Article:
Tag Archives: Colin Minihan

Bold Patterns


by Hope Madden

How many films, horror or otherwise, open as a moving van leaves a fresh faced family unpacking in their new dream home? Kurtis David Harder and his new Shudder thriller Spiral welcome you to the neighborhood.

What feels like your typical suburban paranoia film, this time given a fresh coat of paint with the introduction of a same-sex couple at its center, turns out to be something else entirely.

Even as Malik (Jeffrey Bowyer-Chapman) and Aaron (Ari Cohen) try to convince Aaron’s teenaged daughter Kayla (Jennifer Laporte) that she really won’t miss the big city, Malik is seeing some things around the cul-de-sac that worry him.

But Aaron isn’t ready to believe the neighbors are homophobes (or racists, for that matter, even if Tiffany across the street assumed Malik was the gardener).

Spiral quickly falls into a very familiar pattern. Malik, who works at home as a writer, begins to let his research get the better of him. Writer’s block has him paranoid—or maybe there’s a trauma in his past that’s to blame? Is he really seeing something strange in his neighbors’ windows? Is Aaron right, did he go overboard with that new home security system?

It sounds familiar—so much so that the film sometimes just figures your brain will fill in blanks left open.  And while Spiral’s internal logic is never air tight, screenwriters Colin Minihan (It Stains the Sands Red, What Keeps You Alive) and John Poliquin are more interested in bigger patterns. Their social allegory doesn’t achieve the breathless thrills of Get Out, but Spiral swims similar waters.

The filmmakers see patterns in political hatred and the continuing reaffirmation of the status quo, and those patterns are horrifying. While horror has always been an opportunity for the collective unconscious to deal with social anxiety in a safely distant way, Spiral is less interested in creating that comforting fictional buffer. It’s as if the filmmakers want you to see the holes in their plot so you’re more able to see the nonfiction it’s based on.

You’re Killing Me, Smalls

It Stains the Sands Red

by Hope Madden

Given the recent, tragic passing of filmmaking icon George A. Romero, you may find yourself nostalgic for the walking dead. Not just any hungry, re-animated cadaver, but the kind that serve as a parable or vehicle for self-awareness. The slow moving kind. The kind you don’t know whether to fear, pity or admire.

It Stains the Sands Red is here for you.

Director/co-writer Colin Minihan, with co-writer Stuart Ortiz (formerly known collectively as The Vicious Brothers), tests your patience, but the effort mostly pays off.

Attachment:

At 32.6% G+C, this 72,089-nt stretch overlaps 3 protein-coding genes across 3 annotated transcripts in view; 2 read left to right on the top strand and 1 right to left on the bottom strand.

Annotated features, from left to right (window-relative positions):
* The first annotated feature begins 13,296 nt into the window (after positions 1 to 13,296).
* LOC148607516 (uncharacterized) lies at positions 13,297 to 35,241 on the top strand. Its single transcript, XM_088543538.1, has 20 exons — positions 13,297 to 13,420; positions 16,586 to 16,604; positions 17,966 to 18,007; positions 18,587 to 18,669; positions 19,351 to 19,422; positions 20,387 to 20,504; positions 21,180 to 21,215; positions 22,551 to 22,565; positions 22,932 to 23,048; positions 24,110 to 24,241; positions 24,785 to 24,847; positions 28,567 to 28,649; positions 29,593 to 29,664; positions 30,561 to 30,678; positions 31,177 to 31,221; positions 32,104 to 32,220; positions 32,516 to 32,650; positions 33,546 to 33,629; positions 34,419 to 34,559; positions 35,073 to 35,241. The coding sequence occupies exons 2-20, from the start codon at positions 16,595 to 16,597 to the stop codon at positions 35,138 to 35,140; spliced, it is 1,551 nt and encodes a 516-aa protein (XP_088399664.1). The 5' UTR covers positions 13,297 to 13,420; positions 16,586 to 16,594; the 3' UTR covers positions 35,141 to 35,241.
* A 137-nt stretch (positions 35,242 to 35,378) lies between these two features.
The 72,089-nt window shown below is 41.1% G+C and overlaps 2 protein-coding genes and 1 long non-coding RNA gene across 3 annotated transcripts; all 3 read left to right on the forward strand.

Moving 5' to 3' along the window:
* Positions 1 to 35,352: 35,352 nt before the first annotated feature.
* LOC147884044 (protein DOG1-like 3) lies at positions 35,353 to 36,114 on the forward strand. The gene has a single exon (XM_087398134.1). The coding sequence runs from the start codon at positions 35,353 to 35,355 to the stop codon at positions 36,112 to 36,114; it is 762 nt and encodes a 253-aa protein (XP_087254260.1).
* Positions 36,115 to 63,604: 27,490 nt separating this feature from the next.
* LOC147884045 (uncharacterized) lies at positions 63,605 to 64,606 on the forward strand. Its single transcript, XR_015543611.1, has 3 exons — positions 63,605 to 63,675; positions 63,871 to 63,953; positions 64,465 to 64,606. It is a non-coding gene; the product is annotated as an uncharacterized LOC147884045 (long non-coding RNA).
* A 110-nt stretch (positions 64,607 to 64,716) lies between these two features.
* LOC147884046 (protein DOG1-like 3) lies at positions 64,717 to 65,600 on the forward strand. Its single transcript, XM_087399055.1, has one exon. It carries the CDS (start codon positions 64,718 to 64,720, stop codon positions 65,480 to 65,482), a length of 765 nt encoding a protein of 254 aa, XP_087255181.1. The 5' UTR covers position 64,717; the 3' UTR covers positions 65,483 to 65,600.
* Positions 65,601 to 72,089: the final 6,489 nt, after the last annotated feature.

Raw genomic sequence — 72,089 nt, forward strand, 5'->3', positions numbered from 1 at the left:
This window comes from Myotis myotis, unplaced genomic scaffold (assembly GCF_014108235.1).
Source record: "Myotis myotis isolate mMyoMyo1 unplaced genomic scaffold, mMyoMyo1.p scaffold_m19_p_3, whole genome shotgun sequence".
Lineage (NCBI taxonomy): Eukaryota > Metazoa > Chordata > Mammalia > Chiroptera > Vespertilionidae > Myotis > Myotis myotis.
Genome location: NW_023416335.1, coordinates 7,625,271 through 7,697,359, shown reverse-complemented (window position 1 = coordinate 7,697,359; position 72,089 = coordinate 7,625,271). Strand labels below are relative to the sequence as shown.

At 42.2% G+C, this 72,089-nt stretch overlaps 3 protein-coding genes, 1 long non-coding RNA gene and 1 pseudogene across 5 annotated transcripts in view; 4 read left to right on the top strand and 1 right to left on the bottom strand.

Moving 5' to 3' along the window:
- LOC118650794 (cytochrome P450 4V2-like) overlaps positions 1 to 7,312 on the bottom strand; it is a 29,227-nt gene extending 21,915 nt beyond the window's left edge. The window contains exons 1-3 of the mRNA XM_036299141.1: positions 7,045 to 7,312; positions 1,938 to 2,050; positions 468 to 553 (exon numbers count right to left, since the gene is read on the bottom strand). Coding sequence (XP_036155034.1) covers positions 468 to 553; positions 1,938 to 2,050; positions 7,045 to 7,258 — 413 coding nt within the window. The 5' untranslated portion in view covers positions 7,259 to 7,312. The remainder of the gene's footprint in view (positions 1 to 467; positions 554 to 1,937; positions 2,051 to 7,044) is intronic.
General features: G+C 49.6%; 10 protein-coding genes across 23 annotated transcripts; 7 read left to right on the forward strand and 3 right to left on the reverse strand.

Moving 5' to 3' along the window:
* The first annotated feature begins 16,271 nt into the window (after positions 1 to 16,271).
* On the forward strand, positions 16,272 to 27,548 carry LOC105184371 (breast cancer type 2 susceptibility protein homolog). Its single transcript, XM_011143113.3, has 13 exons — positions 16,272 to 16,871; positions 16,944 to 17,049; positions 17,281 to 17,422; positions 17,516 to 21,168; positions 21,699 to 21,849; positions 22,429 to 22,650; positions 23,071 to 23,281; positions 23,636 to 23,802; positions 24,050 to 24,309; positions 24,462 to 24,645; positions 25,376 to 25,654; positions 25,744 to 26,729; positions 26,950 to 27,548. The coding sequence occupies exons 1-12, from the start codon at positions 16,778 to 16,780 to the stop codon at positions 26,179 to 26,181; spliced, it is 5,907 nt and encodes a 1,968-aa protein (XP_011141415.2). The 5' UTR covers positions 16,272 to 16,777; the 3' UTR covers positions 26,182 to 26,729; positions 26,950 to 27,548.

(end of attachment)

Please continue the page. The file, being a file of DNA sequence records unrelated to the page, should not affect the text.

We open with some impressive aerial shots of the smoking, neon ruin of the Las Vegas strip. Cut to another gorgeous aerial of a sports car zipping up a desert highway. In it, a couple of coked-up strip club lowlifes, Molly (Brittany Allen) and Nick (Merwin Mondesir), are escaping to an airfield where they’ll meet with other lowlifes and head to an island off Mexico.

Naturally, this isn’t going to work out. But what Minihan has in store will surprise you.

He’s made a couple of fine choices with his film. The point of view character is not only an unlikely protagonist – an unpleasant thug with a drug habit – but she’s also female.

Soon the car goes off the road and one meathead catches her scent, and suddenly Molly’s stripper shoes are not her biggest problem as she faces a 30-mile trek across the desert to the airfield.

Molly names her zombie pursuer Smalls, but she may as well call him Wilson.

What develops is an often fascinating, slow moving but relentless chase as well as a character study. With a protagonist on a perilous journey toward redemption, It Stains the Sands Red takes a structure generally reserved for the man who needs to rediscover his inner manhood and tells a very female story.

Very female. Menstruation and everything.

Credit to the formerly Vicious for investing in a female’s perspective, and for doing it some level of justice.

Allen makes a great anti-heroine. Convincingly hard-knock and difficult to like, she never becomes the would-be lunch meat you root against.

As is too often the case in film – horror, thriller or otherwise – the only way a female can tap that survival instinct is by way of the maternal one. This picture becomes too predictable and too sentimental once it embraces this cliché, but that’s not reason enough to condemn it.